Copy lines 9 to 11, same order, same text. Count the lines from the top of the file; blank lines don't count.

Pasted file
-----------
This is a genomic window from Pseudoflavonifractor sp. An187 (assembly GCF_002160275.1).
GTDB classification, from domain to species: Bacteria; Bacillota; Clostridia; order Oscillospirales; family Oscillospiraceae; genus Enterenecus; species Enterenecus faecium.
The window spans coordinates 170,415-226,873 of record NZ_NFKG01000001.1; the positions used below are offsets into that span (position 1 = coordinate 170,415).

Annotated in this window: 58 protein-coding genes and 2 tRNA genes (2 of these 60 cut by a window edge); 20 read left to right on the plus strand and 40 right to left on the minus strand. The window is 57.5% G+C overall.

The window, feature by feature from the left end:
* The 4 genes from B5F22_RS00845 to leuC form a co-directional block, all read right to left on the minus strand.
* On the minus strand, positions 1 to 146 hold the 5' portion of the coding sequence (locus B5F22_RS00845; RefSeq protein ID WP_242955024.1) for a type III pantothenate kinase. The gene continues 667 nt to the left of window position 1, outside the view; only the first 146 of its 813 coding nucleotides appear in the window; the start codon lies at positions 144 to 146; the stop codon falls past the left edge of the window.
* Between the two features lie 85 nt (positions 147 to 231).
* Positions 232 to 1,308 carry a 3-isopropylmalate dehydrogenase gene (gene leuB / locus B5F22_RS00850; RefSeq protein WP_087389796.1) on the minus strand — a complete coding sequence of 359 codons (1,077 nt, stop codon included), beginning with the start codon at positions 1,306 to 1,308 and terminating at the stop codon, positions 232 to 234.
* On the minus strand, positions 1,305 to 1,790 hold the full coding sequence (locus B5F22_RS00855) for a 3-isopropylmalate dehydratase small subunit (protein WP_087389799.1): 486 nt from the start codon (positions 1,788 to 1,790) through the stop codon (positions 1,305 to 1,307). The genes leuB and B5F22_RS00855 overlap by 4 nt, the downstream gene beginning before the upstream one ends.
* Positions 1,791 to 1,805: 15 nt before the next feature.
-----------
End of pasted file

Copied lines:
* Positions 232 to 1,308 carry a 3-isopropylmalate dehydrogenase gene (gene leuB / locus B5F22_RS00850; RefSeq protein WP_087389796.1) on the minus strand — a complete coding sequence of 359 codons (1,077 nt, stop codon included), beginning with the start codon at positions 1,306 to 1,308 and terminating at the stop codon, positions 232 to 234.
* On the minus strand, positions 1,305 to 1,790 hold the full coding sequence (locus B5F22_RS00855) for a 3-isopropylmalate dehydratase small subunit (protein WP_087389799.1): 486 nt from the start codon (positions 1,788 to 1,790) through the stop codon (positions 1,305 to 1,307). The genes leuB and B5F22_RS00855 overlap by 4 nt, the downstream gene beginning before the upstream one ends.
* Positions 1,791 to 1,805: 15 nt before the next feature.